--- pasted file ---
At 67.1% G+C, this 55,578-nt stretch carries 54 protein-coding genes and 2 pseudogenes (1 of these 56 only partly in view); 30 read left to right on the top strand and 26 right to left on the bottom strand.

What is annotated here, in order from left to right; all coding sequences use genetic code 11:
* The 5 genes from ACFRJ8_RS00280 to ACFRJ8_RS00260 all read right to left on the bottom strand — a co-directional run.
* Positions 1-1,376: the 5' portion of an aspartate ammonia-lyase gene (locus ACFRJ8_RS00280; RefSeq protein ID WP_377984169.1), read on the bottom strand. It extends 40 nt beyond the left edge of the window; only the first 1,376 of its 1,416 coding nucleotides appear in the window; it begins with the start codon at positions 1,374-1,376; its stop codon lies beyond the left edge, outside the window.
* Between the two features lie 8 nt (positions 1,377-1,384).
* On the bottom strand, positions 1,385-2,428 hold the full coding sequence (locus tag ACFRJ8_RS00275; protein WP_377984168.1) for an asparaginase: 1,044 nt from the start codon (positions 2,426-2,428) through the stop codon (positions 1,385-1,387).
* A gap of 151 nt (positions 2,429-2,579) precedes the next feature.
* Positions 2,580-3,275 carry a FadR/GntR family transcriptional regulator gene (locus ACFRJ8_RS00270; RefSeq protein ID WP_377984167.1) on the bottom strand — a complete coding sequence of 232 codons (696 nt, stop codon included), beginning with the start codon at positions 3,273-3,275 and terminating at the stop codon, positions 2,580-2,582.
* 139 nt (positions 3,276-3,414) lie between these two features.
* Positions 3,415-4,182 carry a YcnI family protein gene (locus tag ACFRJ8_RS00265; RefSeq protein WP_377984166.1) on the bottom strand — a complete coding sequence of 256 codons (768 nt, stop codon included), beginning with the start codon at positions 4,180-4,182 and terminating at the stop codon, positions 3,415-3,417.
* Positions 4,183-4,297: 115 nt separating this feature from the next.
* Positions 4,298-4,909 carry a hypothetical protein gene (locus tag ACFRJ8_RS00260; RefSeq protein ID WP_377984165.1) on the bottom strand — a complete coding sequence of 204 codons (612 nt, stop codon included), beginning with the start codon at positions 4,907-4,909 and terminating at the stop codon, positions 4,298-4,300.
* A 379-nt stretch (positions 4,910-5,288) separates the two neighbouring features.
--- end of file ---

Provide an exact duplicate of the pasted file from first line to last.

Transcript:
At 67.1% G+C, this 55,578-nt stretch carries 54 protein-coding genes and 2 pseudogenes (1 of these 56 only partly in view); 30 read left to right on the top strand and 26 right to left on the bottom strand.

What is annotated here, in order from left to right; all coding sequences use genetic code 11:
* The 5 genes from ACFRJ8_RS00280 to ACFRJ8_RS00260 all read right to left on the bottom strand — a co-directional run.
* Positions 1-1,376: the 5' portion of an aspartate ammonia-lyase gene (locus ACFRJ8_RS00280; RefSeq protein ID WP_377984169.1), read on the bottom strand. It extends 40 nt beyond the left edge of the window; only the first 1,376 of its 1,416 coding nucleotides appear in the window; it begins with the start codon at positions 1,374-1,376; its stop codon lies beyond the left edge, outside the window.
* Between the two features lie 8 nt (positions 1,377-1,384).
* On the bottom strand, positions 1,385-2,428 hold the full coding sequence (locus tag ACFRJ8_RS00275; protein WP_377984168.1) for an asparaginase: 1,044 nt from the start codon (positions 2,426-2,428) through the stop codon (positions 1,385-1,387).
* A gap of 151 nt (positions 2,429-2,579) precedes the next feature.
* Positions 2,580-3,275 carry a FadR/GntR family transcriptional regulator gene (locus ACFRJ8_RS00270; RefSeq protein ID WP_377984167.1) on the bottom strand — a complete coding sequence of 232 codons (696 nt, stop codon included), beginning with the start codon at positions 3,273-3,275 and terminating at the stop codon, positions 2,580-2,582.
* 139 nt (positions 3,276-3,414) lie between these two features.
* Positions 3,415-4,182 carry a YcnI family protein gene (locus tag ACFRJ8_RS00265; RefSeq protein WP_377984166.1) on the bottom strand — a complete coding sequence of 256 codons (768 nt, stop codon included), beginning with the start codon at positions 4,180-4,182 and terminating at the stop codon, positions 3,415-3,417.
* Positions 4,183-4,297: 115 nt separating this feature from the next.
* Positions 4,298-4,909 carry a hypothetical protein gene (locus tag ACFRJ8_RS00260; RefSeq protein ID WP_377984165.1) on the bottom strand — a complete coding sequence of 204 codons (612 nt, stop codon included), beginning with the start codon at positions 4,907-4,909 and terminating at the stop codon, positions 4,298-4,300.
* A 379-nt stretch (positions 4,910-5,288) separates the two neighbouring features.